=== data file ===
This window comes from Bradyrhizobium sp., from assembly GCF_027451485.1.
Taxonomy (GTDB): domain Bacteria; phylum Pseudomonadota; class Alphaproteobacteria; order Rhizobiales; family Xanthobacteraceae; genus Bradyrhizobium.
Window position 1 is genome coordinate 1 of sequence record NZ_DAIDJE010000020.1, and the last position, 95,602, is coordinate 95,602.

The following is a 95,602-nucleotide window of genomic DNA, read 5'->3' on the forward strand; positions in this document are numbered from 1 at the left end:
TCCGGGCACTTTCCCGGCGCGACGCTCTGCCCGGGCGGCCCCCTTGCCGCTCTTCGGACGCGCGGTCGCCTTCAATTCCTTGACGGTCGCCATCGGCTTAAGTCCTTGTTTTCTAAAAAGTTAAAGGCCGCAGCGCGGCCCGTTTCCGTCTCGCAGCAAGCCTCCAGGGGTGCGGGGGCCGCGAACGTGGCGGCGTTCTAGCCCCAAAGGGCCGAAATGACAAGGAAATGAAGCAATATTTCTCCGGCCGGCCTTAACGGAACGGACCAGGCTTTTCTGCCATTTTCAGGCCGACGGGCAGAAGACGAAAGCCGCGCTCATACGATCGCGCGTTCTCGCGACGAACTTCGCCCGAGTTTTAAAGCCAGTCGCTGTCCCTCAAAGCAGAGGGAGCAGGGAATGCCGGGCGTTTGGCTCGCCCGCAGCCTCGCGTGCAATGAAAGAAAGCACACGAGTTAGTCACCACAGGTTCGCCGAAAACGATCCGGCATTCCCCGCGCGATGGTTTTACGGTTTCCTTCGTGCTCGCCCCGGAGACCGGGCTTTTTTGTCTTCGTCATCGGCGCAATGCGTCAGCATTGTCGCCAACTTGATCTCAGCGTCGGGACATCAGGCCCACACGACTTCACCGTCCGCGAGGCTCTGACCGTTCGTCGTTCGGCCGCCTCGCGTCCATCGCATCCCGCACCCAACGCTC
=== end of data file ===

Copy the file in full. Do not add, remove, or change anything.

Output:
This window comes from Bradyrhizobium sp., from assembly GCF_027451485.1.
Taxonomy (GTDB): domain Bacteria; phylum Pseudomonadota; class Alphaproteobacteria; order Rhizobiales; family Xanthobacteraceae; genus Bradyrhizobium.
Window position 1 is genome coordinate 1 of sequence record NZ_DAIDJE010000020.1, and the last position, 95,602, is coordinate 95,602.

The following is a 95,602-nucleotide window of genomic DNA, read 5'->3' on the forward strand; positions in this document are numbered from 1 at the left end:
TCCGGGCACTTTCCCGGCGCGACGCTCTGCCCGGGCGGCCCCCTTGCCGCTCTTCGGACGCGCGGTCGCCTTCAATTCCTTGACGGTCGCCATCGGCTTAAGTCCTTGTTTTCTAAAAAGTTAAAGGCCGCAGCGCGGCCCGTTTCCGTCTCGCAGCAAGCCTCCAGGGGTGCGGGGGCCGCGAACGTGGCGGCGTTCTAGCCCCAAAGGGCCGAAATGACAAGGAAATGAAGCAATATTTCTCCGGCCGGCCTTAACGGAACGGACCAGGCTTTTCTGCCATTTTCAGGCCGACGGGCAGAAGACGAAAGCCGCGCTCATACGATCGCGCGTTCTCGCGACGAACTTCGCCCGAGTTTTAAAGCCAGTCGCTGTCCCTCAAAGCAGAGGGAGCAGGGAATGCCGGGCGTTTGGCTCGCCCGCAGCCTCGCGTGCAATGAAAGAAAGCACACGAGTTAGTCACCACAGGTTCGCCGAAAACGATCCGGCATTCCCCGCGCGATGGTTTTACGGTTTCCTTCGTGCTCGCCCCGGAGACCGGGCTTTTTTGTCTTCGTCATCGGCGCAATGCGTCAGCATTGTCGCCAACTTGATCTCAGCGTCGGGACATCAGGCCCACACGACTTCACCGTCCGCGAGGCTCTGACCGTTCGTCGTTCGGCCGCCTCGCGTCCATCGCATCCCGCACCCAACGCTC